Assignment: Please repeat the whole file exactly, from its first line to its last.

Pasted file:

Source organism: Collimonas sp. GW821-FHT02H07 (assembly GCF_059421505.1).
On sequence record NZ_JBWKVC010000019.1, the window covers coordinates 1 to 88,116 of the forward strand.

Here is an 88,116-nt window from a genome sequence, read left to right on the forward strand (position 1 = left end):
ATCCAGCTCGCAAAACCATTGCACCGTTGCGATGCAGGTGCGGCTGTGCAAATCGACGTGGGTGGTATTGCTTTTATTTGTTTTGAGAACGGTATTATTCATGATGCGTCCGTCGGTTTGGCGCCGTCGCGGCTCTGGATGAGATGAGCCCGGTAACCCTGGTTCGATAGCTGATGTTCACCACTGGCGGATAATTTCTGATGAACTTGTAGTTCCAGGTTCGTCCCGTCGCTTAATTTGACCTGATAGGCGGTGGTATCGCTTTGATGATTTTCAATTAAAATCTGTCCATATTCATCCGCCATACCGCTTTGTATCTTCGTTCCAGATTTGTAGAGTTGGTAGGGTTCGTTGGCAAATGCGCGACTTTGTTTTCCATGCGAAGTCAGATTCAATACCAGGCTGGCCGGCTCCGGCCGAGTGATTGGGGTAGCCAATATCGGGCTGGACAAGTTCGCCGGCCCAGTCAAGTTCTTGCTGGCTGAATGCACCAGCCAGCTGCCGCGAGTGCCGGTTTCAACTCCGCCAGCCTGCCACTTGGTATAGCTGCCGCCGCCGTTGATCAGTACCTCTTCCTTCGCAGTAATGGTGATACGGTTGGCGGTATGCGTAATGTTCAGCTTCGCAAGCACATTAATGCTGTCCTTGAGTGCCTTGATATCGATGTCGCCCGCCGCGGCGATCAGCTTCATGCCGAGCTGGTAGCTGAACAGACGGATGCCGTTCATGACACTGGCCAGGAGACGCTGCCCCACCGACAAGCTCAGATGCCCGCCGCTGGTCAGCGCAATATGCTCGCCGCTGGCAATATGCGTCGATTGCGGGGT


Source organism: Collimonas sp. GW821-FHT02H07 (assembly GCF_059421505.1).
On sequence record NZ_JBWKVC010000019.1, the window covers coordinates 1 to 88,116 of the forward strand.

Here is an 88,116-nt window from a genome sequence, read left to right on the forward strand (position 1 = left end):
ATCCAGCTCGCAAAACCATTGCACCGTTGCGATGCAGGTGCGGCTGTGCAAATCGACGTGGGTGGTATTGCTTTTATTTGTTTTGAGAACGGTATTATTCATGATGCGTCCGTCGGTTTGGCGCCGTCGCGGCTCTGGATGAGATGAGCCCGGTAACCCTGGTTCGATAGCTGATGTTCACCACTGGCGGATAATTTCTGATGAACTTGTAGTTCCAGGTTCGTCCCGTCGCTTAATTTGACCTGATAGGCGGTGGTATCGCTTTGATGATTTTCAATTAAAATCTGTCCATATTCATCCGCCATACCGCTTTGTATCTTCGTTCCAGATTTGTAGAGTTGGTAGGGTTCGTTGGCAAATGCGCGACTTTGTTTTCCATGCGAAGTCAGATTCAATACCAGGCTGGCCGGCTCCGGCCGAGTGATTGGGGTAGCCAATATCGGGCTGGACAAGTTCGCCGGCCCAGTCAAGTTCTTGCTGGCTGAATGCACCAGCCAGCTGCCGCGAGTGCCGGTTTCAACTCCGCCAGCCTGCCACTTGGTATAGCTGCCGCCGCCGTTGATCAGTACCTCTTCCTTCGCAGTAATGGTGATACGGTTGGCGGTATGCGTAATGTTCAGCTTCGCAAGCACATTAATGCTGTCCTTGAGTGCCTTGATATCGATGTCGCCCGCCGCGGCGATCAGCTTCATGCCGAGCTGGTAGCTGAACAGACGGATGCCGTTCATGACACTGGCCAGGAGACGCTGCCCCACCGACAAGCTCAGATGCCCGCCGCTGGTCAGCGCAATATGCTCGCCGCTGGCAATATGCGTCGATTGCGGGGT